The Grand al-Nuri mosque and its historic leaning minaret – called “al-Hadda” or “the hunchback” in Arabic – dominated Mosul's skyline for centuries. But its longevity was cut short by the IS group, which blew it up during the last days of the battle of Mosul, in 2017.
On the fourth anniversary of the city's liberation, all that remains is the mosque's green dome and the minaret's base.
A UNESCO team member working on the mosque restoration project says the clearance operation has been painstaking.
“One of the biggest difficulties that we face here was removing the rubble, we removed about 5,600 tones of rubble from the prayer hall and the minaret, said Omar Taqa, UNESCO assistant site coordinator. “We removed about 20 IEDs [improvised explosive device]. Some of them were still active.”
The mosque is being rebuilt as part of a $50 million project funded by the UAE. These workmen are excavating the minaret's base to look for artifacts and to stabilise the foundation.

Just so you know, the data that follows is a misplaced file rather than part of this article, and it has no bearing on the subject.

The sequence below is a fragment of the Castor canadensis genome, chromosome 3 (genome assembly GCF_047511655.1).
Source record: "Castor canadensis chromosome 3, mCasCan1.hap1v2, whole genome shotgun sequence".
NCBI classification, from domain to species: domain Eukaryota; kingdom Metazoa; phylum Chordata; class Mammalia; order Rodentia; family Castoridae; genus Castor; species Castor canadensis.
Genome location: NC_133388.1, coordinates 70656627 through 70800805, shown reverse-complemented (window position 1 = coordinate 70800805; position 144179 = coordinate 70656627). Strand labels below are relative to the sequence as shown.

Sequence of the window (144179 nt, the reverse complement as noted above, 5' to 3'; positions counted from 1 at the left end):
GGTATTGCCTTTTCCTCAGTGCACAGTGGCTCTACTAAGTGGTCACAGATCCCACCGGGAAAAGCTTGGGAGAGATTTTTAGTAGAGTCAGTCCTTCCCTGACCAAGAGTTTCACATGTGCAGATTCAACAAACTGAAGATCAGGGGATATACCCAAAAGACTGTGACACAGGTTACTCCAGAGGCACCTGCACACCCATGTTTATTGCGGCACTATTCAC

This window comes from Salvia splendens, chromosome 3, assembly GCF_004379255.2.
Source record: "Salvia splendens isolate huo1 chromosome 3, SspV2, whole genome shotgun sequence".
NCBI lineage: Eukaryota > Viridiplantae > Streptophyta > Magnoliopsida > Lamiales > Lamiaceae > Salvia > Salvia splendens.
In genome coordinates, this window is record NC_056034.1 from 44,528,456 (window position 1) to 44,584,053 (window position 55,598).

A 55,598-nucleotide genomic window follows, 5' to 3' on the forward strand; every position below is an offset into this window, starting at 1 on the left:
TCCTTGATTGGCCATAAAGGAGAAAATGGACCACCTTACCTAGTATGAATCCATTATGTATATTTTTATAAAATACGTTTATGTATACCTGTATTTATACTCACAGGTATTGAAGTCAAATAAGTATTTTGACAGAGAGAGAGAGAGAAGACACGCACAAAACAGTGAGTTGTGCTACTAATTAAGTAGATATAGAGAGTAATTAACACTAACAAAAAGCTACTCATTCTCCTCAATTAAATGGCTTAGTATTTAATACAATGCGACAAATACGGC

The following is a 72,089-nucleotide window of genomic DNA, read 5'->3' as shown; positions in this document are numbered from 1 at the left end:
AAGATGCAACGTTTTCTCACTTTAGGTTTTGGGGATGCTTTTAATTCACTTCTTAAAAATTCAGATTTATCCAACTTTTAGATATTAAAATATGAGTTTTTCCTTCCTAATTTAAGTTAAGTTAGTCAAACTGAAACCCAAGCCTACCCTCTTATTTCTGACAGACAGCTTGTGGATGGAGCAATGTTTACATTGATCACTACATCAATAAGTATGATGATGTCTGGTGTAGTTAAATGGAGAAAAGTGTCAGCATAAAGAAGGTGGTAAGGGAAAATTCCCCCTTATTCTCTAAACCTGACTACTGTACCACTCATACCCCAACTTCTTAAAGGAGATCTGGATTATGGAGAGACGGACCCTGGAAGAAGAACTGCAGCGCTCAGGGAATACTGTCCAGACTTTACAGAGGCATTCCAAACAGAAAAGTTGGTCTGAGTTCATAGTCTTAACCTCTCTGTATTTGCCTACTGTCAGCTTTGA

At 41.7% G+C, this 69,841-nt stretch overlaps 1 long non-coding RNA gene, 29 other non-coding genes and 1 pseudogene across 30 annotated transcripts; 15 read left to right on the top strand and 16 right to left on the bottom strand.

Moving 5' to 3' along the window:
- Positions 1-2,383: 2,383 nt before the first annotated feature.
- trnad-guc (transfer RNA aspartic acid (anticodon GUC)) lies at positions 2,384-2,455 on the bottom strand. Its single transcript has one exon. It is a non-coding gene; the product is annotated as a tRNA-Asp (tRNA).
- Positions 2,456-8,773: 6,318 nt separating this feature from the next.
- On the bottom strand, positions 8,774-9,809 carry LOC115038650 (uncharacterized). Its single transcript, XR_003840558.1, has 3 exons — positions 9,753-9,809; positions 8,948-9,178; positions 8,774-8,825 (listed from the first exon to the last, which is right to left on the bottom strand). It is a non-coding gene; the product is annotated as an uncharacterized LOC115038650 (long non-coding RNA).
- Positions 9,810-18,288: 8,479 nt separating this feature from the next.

But the new site design – which was selected by an international jury in a global competition – is a point of controversy. Critics such as architect Muqtad Jamil have objected, saying it is not in keeping with local style and that secondary buildings, including a school and cultural centre, will obscure views of the minaret.
“The people of Mosul want the minaret and the mosque itself as they were before. The people don't care about the school and the new buildings in that location,” said Muqtad Jamil, head of the Mosul Engineering Union.
Across the street from the site, Mosul residents also objected to the new plan with its a restricted view of the mosque site. And with much of the city still in ruins, some said they were frustrated at the slow pace of reconstruction.